Entertainment

Martin Scorsese's The Irishman gets limited theatrical release from Netflix

Netflix will show The Irishman exclusively in theatres about four weeks ahead of its debut on the streaming service, but those interested in watching Martin Scorsese's big-budget gangster epic on the big screen might have to search a bit harder to find a cinema screening it. 

Shortened theatrical window also set for movies starring Meryl Streep, Eddie Murphy, Scarlett Johansson

Al Pacino, centre left, and Robert De Niro, centre right, appear in a scene from The Irishman, Martin Scorsese's much anticipated new gangster drama. (Netflix)

Netflix will show The Irishman exclusively in theatres about four weeks ahead of its debut on the streaming service, but those interested in watching Martin Scorsese's big-budget gangster epic on the big screen might have to search a bit harder to find a cinema screening it. 

Netflix announced on Tuesday that The Irishman will open theatrically Nov. 1 and begin streaming on Nov. 27.

The Irishman, which includes extensive de-aging visual effects to make its star-studded cast — including Robert De Niro, Al Pacino and Joe Pesci — appear decades younger in some scenes has reportedly cost close to $200 million US to make. The film, about hitman and Jimmy Hoffa associate Frank Sheeran, will open the New York Film Festival on Sept. 27.

Because of the film's pedigree, theatre owners had lobbied Netflix to give The Irishman a traditional, wide release.

The Irishman is described as a decades-spanning saga of organized crime in post-war America, told through the eyes of Second World War veteran, hustler and hitman Frank Sheeran, played by Robert De Niro. (Netflix)

The policy of the major theatre chains, including AMC, Cinemark and Canada's largest chain Cineplex, is to refuse to play movies that don't adhere to the standard 90-day exclusivity window. CBC News has reached out to Cineplex for comment.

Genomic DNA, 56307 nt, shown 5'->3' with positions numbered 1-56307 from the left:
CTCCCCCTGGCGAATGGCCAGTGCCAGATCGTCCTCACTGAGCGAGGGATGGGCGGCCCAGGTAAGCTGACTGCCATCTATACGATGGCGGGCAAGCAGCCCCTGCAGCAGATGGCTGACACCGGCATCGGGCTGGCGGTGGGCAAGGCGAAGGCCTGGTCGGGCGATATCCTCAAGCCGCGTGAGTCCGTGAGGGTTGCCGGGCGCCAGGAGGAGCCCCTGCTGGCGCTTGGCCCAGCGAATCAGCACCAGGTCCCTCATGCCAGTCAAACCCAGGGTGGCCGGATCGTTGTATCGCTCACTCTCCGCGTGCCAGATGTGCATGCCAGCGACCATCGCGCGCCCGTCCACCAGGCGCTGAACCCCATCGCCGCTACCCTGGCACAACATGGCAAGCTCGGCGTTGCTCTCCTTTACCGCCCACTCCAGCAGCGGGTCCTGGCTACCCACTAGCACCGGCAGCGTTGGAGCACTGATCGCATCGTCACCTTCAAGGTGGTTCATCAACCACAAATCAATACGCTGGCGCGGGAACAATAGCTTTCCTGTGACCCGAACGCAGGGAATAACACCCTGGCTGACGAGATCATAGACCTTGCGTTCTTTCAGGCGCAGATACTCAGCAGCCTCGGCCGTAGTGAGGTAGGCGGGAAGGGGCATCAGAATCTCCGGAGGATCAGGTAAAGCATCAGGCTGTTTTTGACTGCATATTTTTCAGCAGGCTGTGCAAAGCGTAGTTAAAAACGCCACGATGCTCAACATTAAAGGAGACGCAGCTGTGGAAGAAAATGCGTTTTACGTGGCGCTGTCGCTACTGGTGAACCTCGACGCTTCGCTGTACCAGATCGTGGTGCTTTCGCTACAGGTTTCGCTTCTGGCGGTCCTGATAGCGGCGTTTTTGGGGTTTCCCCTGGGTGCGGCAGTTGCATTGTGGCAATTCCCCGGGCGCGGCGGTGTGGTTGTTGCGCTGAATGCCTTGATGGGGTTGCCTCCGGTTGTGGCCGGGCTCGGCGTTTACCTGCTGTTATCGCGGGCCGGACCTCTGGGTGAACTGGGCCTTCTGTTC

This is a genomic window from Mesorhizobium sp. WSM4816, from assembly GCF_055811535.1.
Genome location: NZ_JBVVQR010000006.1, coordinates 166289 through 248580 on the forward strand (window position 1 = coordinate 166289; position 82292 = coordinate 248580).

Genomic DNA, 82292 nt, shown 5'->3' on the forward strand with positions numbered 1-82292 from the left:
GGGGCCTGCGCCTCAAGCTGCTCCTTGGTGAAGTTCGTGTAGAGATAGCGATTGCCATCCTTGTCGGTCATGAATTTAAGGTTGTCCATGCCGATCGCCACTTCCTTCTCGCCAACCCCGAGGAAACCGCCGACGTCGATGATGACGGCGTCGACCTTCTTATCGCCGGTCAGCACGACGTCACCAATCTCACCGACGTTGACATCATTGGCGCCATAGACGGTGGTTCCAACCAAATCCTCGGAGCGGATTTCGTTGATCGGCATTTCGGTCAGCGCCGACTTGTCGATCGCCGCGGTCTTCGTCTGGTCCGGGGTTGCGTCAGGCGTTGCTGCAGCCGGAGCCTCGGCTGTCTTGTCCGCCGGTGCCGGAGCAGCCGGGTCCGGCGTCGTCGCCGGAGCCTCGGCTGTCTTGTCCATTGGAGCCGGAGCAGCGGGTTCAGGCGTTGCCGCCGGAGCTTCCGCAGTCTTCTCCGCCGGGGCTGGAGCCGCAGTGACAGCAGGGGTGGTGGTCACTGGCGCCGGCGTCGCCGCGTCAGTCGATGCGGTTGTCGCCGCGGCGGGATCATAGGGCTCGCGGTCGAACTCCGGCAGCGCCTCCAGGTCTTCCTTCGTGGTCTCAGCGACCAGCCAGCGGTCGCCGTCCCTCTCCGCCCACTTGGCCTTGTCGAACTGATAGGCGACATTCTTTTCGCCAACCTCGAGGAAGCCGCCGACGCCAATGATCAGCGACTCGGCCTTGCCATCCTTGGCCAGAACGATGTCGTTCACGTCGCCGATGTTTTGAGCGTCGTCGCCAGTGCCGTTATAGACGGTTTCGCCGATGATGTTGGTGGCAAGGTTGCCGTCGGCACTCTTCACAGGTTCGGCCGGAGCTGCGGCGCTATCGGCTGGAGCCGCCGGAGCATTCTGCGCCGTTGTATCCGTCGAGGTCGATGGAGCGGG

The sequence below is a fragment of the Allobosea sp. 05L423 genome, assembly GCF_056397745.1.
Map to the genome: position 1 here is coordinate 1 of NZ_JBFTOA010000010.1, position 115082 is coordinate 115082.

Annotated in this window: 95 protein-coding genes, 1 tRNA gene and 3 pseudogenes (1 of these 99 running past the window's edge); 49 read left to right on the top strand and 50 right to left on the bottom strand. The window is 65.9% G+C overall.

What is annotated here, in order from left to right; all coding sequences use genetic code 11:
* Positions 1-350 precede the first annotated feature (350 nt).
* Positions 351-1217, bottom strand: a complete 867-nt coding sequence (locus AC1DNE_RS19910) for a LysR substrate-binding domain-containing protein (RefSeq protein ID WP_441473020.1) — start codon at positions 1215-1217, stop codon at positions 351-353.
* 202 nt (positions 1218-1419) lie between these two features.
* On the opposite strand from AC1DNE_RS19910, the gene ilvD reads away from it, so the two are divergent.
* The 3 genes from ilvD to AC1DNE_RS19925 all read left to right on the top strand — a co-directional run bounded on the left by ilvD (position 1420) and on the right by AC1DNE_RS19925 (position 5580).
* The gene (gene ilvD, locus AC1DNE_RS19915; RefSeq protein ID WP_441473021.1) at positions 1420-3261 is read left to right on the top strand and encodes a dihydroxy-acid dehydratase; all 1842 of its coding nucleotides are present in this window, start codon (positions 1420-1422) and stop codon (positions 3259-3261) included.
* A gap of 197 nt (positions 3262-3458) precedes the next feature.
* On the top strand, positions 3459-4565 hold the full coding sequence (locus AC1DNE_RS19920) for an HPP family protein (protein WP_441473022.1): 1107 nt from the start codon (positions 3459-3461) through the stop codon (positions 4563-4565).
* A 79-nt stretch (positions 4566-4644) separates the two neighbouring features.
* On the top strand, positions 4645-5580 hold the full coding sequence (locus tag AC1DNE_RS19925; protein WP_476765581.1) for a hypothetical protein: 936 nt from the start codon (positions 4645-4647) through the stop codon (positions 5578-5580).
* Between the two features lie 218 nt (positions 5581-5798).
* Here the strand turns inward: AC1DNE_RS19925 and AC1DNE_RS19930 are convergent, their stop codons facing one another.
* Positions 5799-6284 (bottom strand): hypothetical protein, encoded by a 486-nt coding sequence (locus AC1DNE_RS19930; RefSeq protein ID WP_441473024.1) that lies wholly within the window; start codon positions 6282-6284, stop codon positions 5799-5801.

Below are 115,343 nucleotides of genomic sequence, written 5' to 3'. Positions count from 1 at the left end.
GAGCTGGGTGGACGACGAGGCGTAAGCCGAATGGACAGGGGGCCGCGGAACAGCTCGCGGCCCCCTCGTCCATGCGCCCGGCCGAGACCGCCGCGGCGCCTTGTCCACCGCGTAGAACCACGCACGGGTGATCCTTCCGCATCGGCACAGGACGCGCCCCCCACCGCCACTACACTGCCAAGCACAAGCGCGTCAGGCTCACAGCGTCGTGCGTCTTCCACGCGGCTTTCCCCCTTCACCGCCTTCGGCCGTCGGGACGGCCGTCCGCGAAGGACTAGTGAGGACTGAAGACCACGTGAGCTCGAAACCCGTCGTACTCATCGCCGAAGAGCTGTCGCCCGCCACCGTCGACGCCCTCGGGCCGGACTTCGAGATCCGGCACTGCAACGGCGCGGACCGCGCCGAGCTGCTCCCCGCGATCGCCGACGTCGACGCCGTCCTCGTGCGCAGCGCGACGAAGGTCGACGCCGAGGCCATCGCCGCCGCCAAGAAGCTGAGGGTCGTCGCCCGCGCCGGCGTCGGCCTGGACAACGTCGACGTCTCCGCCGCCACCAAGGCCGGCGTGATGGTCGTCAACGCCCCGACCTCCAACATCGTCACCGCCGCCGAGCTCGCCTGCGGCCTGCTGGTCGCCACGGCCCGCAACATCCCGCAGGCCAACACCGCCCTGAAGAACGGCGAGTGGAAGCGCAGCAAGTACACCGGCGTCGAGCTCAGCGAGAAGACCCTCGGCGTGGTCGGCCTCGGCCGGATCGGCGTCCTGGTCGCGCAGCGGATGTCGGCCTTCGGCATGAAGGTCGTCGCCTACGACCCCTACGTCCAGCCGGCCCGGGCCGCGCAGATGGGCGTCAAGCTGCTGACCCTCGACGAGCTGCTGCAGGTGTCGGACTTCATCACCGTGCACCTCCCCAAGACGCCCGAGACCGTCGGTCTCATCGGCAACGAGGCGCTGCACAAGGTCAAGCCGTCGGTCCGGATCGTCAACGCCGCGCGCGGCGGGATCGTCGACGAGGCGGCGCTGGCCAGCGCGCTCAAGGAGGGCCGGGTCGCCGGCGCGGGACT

Netflix instead has said the film will be released in "select" theatres.

The release plans for one of Netflix's most expensive films yet had been a subject of much conjecture ever since the steaming service greenlit Scorsese's crime epic. The director is one of the most ardent proponents of cinema preservation, but Scorsese earlier told The Associated Press that he signed up with Netflix without any condition of a theatrical release.

Roma's award-winning precedent

Last fall, Netflix began releasing certain titles in theatres first, beginning with Alfonso Cuaron's Roma, the Coen brothers' The Ballad of Buster Scruggs and the Sandra Bullock thriller Bird Box

This fall, they will expand that strategy to more films and, in some cases, elongate theatrical runs to about four weeks.

Alfonso Cuaron poses with the three Oscars he won for Roma, his acclaimed drama made with Netflix. (Jordan Strauss/Invision/Associated Press)

The Academy of Motion Pictures Arts and Sciences earlier this year contemplated a new rule stipulating a four-week exclusive run in theatres before ultimately deciding not to amend their rules for next year's Oscars.

On its way to several Academy Award wins, Roma played solely in theatres for just over three weeks.

Steven Soderbergh's Panama Papers satire The Laundromat, with Meryl Streep, will open Sept. 27 in U.S. theatres and premiere Oct. 18 on Netflix. The Eddie Murphy-led Dolemite Is My Name will hit theatres Oct. 4 and begin streaming three weeks later.

David Michôd's Shakespeare adaptation The King, with Timothée Chalamet as Henry V, will play theatrically Oct. 11 and debut on Netflix Nov. 1. Noah Baumbach's Marriage Story, starring Adam Driver and Scarlett Johansson, will open Nov. 6 and land on Netflix Dec. 6. The Two Popes, with Jonathan Pryce playing Pope Francis and Anthony Hopkins as his predecessor, Pope Benedict, will open Nov. 27 before a Dec. 20 Netflix premiere.

All of the above titles will make their premieres at the fall's top film festivals, including the Toronto International Film Festival, in the coming weeks.

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